Iranian diplomats burnt documents on Thursday morning, a few hours before they were set to leave Albania after the country cut diplomatic relations with Tehran over a cyber attack in July.
In a rare video address on Wednesday, Albania's Prime Minister Edi Rama said he ordered Iranian diplomats and staff to close the embassy and leave the country within 24 hours.
Mr Rama said the cyber attack “threatened to paralyse public services, erase digital systems and hack into state records, steal government intranet electronic communication and stir chaos and insecurity in the country”.
A Reuters witness saw a man from inside the embassy throwing papers in a rusted barrel, with flames illuminating the walls of the three-storey embassy.
Washington, Albania's closest ally, also blamed Iran for the attack and promised to “take further action to hold Iran accountable for actions that threaten the security of a US ally”.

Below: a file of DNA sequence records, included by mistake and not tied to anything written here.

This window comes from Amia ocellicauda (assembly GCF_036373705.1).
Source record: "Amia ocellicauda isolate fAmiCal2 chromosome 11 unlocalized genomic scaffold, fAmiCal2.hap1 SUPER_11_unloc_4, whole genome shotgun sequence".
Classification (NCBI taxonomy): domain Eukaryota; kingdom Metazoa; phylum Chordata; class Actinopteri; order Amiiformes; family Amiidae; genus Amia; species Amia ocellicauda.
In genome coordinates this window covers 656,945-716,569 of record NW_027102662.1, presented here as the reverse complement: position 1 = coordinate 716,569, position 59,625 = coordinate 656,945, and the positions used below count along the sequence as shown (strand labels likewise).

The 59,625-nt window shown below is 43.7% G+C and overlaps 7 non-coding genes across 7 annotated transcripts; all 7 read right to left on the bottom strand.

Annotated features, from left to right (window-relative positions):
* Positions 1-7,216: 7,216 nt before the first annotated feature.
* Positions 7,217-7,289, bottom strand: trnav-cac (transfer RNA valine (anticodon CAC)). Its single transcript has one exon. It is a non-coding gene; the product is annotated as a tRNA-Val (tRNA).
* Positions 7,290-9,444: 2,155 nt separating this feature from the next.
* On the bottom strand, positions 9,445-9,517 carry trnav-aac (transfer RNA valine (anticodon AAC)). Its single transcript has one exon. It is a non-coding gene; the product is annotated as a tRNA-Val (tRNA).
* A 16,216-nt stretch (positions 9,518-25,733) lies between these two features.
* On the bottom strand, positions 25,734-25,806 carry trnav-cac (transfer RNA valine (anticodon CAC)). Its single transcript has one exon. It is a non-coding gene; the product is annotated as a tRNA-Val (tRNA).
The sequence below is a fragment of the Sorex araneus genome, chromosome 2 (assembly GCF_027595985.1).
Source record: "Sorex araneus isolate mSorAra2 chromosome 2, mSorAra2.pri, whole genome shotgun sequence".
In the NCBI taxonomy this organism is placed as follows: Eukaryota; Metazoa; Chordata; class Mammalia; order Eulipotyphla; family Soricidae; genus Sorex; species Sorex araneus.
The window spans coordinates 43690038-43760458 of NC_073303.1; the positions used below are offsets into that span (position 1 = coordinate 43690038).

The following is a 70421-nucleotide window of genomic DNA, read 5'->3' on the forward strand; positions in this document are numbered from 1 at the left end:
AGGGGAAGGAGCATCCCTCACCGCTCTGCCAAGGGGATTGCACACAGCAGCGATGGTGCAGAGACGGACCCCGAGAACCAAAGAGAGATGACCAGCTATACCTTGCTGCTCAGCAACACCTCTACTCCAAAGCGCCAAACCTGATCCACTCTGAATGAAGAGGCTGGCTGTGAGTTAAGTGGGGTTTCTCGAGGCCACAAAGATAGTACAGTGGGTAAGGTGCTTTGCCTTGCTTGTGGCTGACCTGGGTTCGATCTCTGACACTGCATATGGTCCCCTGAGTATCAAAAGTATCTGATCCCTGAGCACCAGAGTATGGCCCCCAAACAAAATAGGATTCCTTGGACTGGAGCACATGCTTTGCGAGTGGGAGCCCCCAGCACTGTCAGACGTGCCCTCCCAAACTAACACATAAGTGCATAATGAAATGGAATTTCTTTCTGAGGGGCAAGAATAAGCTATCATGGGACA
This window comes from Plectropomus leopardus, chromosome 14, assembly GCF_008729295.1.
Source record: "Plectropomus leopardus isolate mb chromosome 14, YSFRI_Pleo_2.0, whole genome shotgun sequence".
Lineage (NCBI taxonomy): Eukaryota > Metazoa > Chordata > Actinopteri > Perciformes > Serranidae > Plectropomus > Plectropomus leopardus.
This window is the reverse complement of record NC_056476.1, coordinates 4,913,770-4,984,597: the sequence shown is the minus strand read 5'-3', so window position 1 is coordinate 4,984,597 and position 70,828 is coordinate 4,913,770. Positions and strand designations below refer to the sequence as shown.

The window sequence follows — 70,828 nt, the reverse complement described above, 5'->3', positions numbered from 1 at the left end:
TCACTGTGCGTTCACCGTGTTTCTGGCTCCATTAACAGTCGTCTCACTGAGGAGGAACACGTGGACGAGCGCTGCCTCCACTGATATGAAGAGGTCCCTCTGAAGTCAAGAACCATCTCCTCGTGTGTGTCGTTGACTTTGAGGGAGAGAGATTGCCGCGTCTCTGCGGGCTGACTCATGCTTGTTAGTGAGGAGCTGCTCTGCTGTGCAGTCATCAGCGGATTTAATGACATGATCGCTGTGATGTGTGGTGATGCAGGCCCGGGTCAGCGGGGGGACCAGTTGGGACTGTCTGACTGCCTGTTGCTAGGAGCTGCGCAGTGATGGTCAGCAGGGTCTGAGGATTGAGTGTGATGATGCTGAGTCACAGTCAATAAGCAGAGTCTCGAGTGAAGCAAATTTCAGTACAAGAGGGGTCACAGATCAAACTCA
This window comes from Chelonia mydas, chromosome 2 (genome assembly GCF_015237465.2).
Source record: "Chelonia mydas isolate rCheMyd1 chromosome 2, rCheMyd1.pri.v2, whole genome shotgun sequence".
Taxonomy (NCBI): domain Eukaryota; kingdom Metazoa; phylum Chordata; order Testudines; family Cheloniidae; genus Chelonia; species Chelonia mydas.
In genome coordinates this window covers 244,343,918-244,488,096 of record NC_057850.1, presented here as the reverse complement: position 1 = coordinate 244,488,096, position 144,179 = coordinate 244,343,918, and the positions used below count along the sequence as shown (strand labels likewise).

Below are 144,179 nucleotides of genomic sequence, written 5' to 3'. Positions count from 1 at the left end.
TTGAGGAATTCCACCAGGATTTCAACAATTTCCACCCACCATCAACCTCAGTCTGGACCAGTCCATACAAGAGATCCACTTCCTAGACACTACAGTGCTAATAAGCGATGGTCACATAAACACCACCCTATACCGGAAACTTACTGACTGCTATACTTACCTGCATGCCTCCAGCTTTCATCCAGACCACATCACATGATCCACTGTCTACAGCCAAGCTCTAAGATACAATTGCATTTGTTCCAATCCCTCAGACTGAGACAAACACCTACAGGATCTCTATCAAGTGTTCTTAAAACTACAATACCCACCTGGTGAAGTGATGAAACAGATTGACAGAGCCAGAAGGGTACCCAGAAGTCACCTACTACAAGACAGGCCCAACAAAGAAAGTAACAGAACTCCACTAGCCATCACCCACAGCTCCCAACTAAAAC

Tehran has strongly condemned Tirana's decision to cut diplomatic ties and said Albania's reasons for the move were “baseless claims”.
Albania and Iran have had tense relations since 2014, when Albania accepted about 3,000 members of the exiled opposition group People's Mujahideen Organisation of Iran, also known by its Farsi name Mujahideen-e-Khalq, who have settled in a camp near Durres, the country's main port.
Days after the cyber attack, Tirana-based media reported that hackers had published the data of opposition members that was saved in Albania's state computers such as personal, social and security numbers, names and photos.
On Thursday morning, it appeared calm outside the embassy in Tirana, which is located only 200 metres away from the prime minister's office.
A black Audi with diplomatic car plates and darkened windows was seen going in and out as a police officer guarded the entrance.